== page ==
xxxxxSo with the money gained by the publication of his poems he turned again to farming, buying Ellisland on the banks of the Nith, near Dumfries. But this was also a failure and in 1789, after his marriage to ”Bonnie Jean” Armour, he was appointed an excise officer and moved to Dumfries two years later. The following year his outspoken support of the French Revolution almost cost him his job, but he managed to survive. It was from this time onwards that he devoted his energies to his songs and ballads. He contributed some 200 to Scots Musical Museum, and later, in 1793, compiled about 100 songs for the Select Collection of Original Scottish Airs.

xxxxxBurns died at Dumfries in 1796 and was buried there. He was only 37. He had led a stormy romantic life - with at least three illegitimate children - and he had enjoyed bouts of heavy drinking in what he once called his “swaggering riots”, but his death was basically due to a rheumatic heart complaint, probably brought about by under nourishment, and long hours of hard labour during his boyhood on the farm. In his poetry he owed much to two earlier Scottish poets, Robert Fergusson and Allan Ramsay (father of the painter Allan Ramsay). He was not a true Romantic himself, but his simplicity, sincerity and vigour of expression, together with his fervent belief in the rights of the individual, had a marked impact upon the English Romantic Movement. A passionate poet of the common people and for the common people, it is hardly surprising that he holds a special place in the hearts and minds of his ain folk, manifest to this day in the “Burns cult”. (Burns Night is celebrated each year on his birthday, 25th January).

xxxxxIncidentally, we certainly owe the song Auld Lang Syne to Burns, though he may possibly have been inspired by an earlier poem entitled Old Long Syne, a work ascribed to the 17th century Scottish poet Sir Robert Ayton (1570-1638). The tune used today, however, is not the old air to which Burns put his words, but was probably chosen by the Scottish musician George Thomson (1757-1851), the man who compiled the Select Collection of Original Scottish Airs from 1799. ……

xxxxx….. Following the enormous success of his work Poems, Chiefly in the Scottish Dialect, published in 1786, the first volume was expanded by two further editions in 1787 and 1793. Two short extracts from these poems must suffice:

As fair art thou, my bonnie lass

So deep in love am I;

And I will love thee still, my dear,

Till a’ the seas gang dry.


From My Love is like a Red, Red Rose

But mousie, thou art no thy lane

In proving foresight may be vain

The best-laid plans o’ mice an’ men

Gang aft agley,

An’ leave us nought but grief and pain

For promised joy.


From To a Mouse


Burns: by the Scottish portrait painter Alexander Nasmyth (1758-1840), 1787 – Scottish National Portrait Gallery, Edinburgh. Tam O’Shanter: by the Scottish painter John Faed (1819-1902) – National Library of Scotland, Edinburgh. Cottage: by the English landscape artist Samuel Bough (1822-1878), 1876 – Kelvingrove Art Gallery and Museum, Glasgow, Scotland. Cowper: pastel, by the English portrait painter George Romney (1734-1802), 1792 – National Portrait Gallery, London. Gilpin: by the English illustrator Randolph Caldecott (1840-1886).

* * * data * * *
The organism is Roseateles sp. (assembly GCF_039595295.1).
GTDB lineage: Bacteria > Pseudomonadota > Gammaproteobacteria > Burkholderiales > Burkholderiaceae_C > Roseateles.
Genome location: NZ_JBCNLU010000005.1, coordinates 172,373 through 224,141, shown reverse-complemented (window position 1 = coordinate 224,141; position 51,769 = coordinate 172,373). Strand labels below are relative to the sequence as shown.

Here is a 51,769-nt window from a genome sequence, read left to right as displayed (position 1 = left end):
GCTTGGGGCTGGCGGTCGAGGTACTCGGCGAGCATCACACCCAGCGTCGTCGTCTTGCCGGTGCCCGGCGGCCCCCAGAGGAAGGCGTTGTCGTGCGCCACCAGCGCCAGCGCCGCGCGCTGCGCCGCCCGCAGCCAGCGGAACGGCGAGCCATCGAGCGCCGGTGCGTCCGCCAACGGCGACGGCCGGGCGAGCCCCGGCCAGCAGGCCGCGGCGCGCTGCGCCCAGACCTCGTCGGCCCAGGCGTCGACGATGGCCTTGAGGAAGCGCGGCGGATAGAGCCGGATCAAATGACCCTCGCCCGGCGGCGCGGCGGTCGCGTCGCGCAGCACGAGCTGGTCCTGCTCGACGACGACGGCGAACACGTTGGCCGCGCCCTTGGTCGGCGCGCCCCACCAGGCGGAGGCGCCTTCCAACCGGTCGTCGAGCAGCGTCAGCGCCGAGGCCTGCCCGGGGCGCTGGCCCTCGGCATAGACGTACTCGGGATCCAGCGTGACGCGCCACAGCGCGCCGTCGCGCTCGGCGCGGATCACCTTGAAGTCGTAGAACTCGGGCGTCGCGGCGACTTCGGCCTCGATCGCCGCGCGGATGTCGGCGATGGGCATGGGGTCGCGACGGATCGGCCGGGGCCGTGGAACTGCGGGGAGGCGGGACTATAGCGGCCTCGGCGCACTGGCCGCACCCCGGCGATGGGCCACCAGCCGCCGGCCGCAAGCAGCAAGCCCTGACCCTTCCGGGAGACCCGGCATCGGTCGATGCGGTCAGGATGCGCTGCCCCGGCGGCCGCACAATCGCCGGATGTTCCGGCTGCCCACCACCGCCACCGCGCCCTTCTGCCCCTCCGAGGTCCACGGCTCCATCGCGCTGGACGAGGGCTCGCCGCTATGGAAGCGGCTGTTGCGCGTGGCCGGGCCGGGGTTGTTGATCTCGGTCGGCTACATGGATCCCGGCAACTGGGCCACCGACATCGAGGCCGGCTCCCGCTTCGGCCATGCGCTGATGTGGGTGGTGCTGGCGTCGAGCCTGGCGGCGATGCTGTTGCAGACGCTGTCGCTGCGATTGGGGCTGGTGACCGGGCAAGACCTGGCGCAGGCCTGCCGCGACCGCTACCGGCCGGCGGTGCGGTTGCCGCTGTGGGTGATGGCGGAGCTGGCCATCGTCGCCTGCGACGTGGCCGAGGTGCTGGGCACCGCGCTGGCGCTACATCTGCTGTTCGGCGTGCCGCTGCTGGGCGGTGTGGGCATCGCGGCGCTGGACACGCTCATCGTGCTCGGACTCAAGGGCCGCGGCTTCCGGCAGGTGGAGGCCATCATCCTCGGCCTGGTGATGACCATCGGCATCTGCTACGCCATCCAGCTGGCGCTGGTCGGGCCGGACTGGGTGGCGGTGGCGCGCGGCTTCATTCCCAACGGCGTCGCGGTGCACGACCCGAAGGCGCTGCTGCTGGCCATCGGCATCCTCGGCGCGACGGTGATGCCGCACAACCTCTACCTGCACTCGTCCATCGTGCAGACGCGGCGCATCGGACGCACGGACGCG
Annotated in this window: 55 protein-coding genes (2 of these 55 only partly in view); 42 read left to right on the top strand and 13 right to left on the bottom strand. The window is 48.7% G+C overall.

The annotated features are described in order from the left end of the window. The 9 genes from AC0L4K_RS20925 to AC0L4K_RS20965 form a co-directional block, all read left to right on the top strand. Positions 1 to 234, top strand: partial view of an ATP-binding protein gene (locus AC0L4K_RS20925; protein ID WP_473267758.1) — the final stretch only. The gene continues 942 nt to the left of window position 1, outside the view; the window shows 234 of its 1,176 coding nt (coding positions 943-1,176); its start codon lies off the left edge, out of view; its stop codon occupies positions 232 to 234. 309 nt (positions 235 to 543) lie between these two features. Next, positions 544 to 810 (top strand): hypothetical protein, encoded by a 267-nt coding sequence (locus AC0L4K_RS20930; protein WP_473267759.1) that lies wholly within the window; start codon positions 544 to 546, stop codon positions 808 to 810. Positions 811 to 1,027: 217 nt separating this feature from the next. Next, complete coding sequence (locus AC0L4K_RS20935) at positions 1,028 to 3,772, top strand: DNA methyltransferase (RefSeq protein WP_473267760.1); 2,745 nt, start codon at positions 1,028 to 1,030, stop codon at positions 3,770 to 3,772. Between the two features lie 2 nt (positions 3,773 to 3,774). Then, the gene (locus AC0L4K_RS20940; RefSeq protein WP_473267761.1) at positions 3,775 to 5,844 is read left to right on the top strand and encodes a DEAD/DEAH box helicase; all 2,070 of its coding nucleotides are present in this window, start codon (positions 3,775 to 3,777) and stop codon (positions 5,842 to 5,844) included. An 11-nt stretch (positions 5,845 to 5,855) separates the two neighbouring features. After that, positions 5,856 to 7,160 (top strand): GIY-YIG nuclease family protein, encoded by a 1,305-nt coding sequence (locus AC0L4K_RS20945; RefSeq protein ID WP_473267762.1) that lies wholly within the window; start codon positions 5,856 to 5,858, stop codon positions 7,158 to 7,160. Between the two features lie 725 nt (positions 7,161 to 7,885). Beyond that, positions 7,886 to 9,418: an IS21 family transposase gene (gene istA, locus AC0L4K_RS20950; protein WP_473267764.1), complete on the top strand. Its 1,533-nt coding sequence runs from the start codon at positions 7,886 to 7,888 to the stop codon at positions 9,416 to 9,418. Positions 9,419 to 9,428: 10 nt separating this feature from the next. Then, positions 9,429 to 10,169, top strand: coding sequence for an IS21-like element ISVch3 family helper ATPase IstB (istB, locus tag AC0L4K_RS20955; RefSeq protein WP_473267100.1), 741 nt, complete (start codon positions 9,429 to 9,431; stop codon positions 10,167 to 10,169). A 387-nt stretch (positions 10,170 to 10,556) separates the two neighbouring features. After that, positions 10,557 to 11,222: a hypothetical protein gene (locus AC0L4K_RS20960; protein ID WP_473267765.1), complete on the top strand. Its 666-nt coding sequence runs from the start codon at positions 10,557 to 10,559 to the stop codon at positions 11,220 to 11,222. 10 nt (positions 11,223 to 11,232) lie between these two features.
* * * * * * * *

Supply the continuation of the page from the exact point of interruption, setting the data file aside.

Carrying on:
William Cowper

xxxxxThe English poet William Cowper (1731-1800), like Burns, delighted in nature and country life, as can be seen in his major poem The Task, written in 1785. He was a close friend of the evangelical preacher John Newton and, with him, compiled the Olney Hymns, published in 1779. He is best remembered today for his comic ballad The Diverting History of John Gilpin. Published in 1783, it proved extremely popular. Throughout his life he suffered from severe fits of depression, sometimes bordering on madness, but he was helped by the Unwin family, with whom he lived for over twenty years. His final work, The Castaway tells of the religious doubts and fears that plagued his life. His poems, like those of Burns, anticipate romanticism, to be seen in the work of poets like Coleridge, Wordsworth and Byron.

xxxxxAnother poet of this period who, like Burns, delighted in the simple sights and pleasures of country life, was the Englishman William Cowper. Born in Great Berkhampsted in Hertfordshire in 1731, the son of an Anglican clergyman, his mother died when he was six, and he was sent away to a boarding school and then Westminster School in London. From then on his health deteriorated. He began to suffer from severe fits of depression in his twenties and later, in 1763, was obliged to spend eighteen months in an asylum. This put an end to his hopes of becoming a lawyer, and he sought comfort in religion. It was at this time that he was befriended by the Reverend Morley Unwin and his wife Mary, devout Calvinists living in Huntingdon, Cambridgeshire. On leaving the asylum he went to live with them for two weeks, and ended up staying with the family for twenty-two years! It was Mary who, over these years, encouraged him to write poetry, and did much to relieve his mental anguish. He later wrote a number of poems praising her for the inspiration and help she had been to him.